It all comes back to a potato. A Yukon Gold potato, to be precise.

Back in his summer student days, Dr. Steve Webb, Executive Director and CEO of the Global Institute for Food Security (GIFS), worked for famous potato breeder Gary Johnson, who helped develop and breed the Yukon Gold potato. “When I worked for him that summer, he bred potatoes by phenotype and it was his eye, expertise and intuition that allowed him to breed those varieties in those crops,” says Webb.

Today, things have changed… for the better! We need Gary Johnsons, says Webb, but we also need to equip those Gary Johnsons with the tools and technologies to understand crop genomes and metabolomic profiles to breed crops faster and drive the rate of improvement. Enter the Omics and Precisions Agriculture Laboratory (OPAL) at GIFS: a first of its kind and state-of-the-art facility in Canada providing combined genomics, phenomics and bioinformatics services and one-stop shop for complete analyses of microbial, plant and animal samples.

“This is game changing technology,” said Webb. “The Ag and Food sector is using the most advanced technology — we're a technology-intensive and knowledge-driven industry — and those insights we gain provide a level of predictability that was not previously possible.” OPAL is one of five technology platforms at GIFS and is key in its bold vision of a world where everyone has access to safe and nutritious food.

With OPAL’s sequencing capabilities, crop breeding has moved beyond intuition and into one of precision that can enhance the overall resiliency of crops and effect massive positive change in food security globally.

Understanding this linkage between genomes and Ag Tech helps improve crop yield and profitability, advance crop breeding, and increase efficiency and sustainability for the Ag and Food Tech sectors. Farmers can target fields with precise amount of crop inputs like water, fertilizers and pesticides, reducing waste; breeders and breeding programs can be more predictive, ensuring Canadian producers have the most efficient and effective varieties in their breeding programs; and agronomists can identify, improve and advance crop varieties, accelerating crop breeding.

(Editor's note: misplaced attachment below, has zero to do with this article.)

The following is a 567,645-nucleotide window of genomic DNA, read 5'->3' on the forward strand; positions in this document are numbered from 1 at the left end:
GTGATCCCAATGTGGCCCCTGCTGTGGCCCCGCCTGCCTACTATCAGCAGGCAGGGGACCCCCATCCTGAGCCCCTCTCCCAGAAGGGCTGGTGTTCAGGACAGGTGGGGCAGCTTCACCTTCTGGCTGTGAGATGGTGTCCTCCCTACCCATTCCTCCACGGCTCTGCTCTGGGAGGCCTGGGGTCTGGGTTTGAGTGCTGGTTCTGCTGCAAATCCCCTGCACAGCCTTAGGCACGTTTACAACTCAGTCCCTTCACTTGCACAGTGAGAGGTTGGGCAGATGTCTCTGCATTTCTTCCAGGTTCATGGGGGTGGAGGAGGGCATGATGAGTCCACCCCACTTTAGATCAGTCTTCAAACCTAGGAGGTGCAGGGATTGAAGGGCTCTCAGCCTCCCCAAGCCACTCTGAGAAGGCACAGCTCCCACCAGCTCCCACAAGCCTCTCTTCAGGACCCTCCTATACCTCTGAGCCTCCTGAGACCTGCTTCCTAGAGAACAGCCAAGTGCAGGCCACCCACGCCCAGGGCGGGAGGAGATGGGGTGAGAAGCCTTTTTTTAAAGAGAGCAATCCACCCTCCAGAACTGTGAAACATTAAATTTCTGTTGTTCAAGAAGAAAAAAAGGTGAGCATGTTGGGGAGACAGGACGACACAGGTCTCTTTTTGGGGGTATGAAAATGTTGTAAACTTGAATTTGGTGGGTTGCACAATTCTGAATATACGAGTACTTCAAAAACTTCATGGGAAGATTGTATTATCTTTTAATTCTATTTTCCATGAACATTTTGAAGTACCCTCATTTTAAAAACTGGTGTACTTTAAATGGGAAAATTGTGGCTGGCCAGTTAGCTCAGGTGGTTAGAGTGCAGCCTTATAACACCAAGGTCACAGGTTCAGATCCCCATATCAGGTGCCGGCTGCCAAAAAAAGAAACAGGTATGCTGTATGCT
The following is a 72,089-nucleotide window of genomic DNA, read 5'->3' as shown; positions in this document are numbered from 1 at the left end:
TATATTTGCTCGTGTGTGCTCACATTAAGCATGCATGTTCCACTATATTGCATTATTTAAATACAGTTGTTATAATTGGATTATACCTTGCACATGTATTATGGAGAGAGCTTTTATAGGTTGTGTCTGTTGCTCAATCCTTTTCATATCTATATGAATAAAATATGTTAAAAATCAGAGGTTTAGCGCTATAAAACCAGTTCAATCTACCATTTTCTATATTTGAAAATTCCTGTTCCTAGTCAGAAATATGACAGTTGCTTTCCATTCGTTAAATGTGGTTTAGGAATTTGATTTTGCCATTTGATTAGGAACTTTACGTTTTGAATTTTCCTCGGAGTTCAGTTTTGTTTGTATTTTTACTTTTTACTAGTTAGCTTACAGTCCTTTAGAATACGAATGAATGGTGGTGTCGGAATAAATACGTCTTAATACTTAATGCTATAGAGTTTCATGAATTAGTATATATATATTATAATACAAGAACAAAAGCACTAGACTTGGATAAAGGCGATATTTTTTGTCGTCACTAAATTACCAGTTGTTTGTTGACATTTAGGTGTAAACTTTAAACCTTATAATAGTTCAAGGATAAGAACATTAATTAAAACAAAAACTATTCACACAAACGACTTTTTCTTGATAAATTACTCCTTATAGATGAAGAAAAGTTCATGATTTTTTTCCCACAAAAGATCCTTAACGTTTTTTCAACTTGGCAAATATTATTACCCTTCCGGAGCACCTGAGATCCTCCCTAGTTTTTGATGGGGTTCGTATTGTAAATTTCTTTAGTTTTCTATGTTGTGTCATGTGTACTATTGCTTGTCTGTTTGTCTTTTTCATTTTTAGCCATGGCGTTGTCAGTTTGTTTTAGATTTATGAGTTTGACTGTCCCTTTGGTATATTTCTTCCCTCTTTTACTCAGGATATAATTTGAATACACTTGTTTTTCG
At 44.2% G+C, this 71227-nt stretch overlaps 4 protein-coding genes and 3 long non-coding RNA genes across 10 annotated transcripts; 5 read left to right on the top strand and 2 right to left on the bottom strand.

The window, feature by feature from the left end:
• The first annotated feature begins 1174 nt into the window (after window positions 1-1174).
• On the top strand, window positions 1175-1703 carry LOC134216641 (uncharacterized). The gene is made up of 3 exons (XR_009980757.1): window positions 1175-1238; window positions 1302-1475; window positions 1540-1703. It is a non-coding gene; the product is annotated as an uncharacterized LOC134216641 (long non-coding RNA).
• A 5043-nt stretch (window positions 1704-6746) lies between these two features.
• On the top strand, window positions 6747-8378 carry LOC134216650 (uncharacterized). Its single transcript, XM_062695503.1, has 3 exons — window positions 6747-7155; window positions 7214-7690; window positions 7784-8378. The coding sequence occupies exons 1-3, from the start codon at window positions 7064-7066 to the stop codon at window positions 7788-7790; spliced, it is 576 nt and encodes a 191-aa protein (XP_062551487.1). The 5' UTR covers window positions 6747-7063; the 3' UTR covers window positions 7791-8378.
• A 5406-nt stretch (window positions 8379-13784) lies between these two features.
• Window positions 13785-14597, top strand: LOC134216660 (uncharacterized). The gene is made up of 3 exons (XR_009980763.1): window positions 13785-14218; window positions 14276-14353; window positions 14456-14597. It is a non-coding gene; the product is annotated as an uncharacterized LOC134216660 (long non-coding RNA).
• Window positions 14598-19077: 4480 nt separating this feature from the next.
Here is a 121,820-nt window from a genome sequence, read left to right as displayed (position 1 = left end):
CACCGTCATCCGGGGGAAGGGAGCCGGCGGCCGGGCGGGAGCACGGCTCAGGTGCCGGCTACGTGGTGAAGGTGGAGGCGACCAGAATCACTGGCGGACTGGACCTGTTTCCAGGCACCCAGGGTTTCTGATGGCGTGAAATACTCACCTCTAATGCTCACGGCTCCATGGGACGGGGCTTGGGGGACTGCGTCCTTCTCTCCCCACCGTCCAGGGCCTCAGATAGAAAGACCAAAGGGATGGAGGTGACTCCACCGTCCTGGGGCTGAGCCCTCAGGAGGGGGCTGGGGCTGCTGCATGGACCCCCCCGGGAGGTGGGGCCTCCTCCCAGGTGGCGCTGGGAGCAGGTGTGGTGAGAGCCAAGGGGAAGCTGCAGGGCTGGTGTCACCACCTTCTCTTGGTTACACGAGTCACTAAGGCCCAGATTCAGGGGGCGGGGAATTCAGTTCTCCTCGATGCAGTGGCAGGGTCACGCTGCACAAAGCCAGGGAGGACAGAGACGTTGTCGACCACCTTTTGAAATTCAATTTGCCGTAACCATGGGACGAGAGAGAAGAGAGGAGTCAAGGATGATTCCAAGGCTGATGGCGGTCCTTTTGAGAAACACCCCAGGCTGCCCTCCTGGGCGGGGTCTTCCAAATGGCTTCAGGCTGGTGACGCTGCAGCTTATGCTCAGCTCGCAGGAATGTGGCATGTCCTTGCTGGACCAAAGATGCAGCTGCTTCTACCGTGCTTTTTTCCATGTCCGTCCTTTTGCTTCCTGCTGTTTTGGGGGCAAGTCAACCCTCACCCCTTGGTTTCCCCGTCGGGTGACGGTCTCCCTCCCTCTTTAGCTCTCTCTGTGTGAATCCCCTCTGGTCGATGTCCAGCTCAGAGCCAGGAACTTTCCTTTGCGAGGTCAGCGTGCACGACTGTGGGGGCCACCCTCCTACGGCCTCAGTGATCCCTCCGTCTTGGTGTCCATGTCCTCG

In fact, OPAL has already helped GIFS push further in its mandate and allowed them to be instrumental on innovative Ag Tech projects, like successfully mapping the canola pan-genome and developing cutting-edge technology with the Plant Phenotyping and Imaging Research Centre. This renewed direction for GIFS has seen Nutrien, the Government of Saskatchewan and the University of Saskatchewan endorse GIFS and provide additional funding to support its next phase of growth.

Additionally, GIFS has leveraged OPAL to support projects beyond the Ag Tech sector, like working with the Saskatchewan Health Authority’s diagnostic testing for COVID-19 during a one-year pilot. “One thing that OPAL and all our platforms demonstrate is that they are independent of a business vertical. We use them in the Ag and Food sector, but the same technologies fit in health care, green energy and the biomaterial space,” says Webb. “We see at GIFS, the opportunity for us to complement the existing ecosystem and help connect, integrate and leverage our capabilities.”

At its new home at Innovation Place in Saskatoon, GIFS is well positioned to implement its impressive research and technical expertise and better able to connect with potential partners, not to mention its sister organization the Global Institute for Water Security, big brother the University of Saskatchewan and its own facilities.

“At Innovation Place we can operate at scale, synergize within GIFS and make a difference in Ag and Food research and innovation,” said Webb. The new facility has twice the laboratory space and three times the plant growth facilities like greenhouses and plant growth chambers. The new location houses all GIFS’ facilities, reducing fragmentation and streamlining workflows. “Plus, the name is totally cool,” says Webb.


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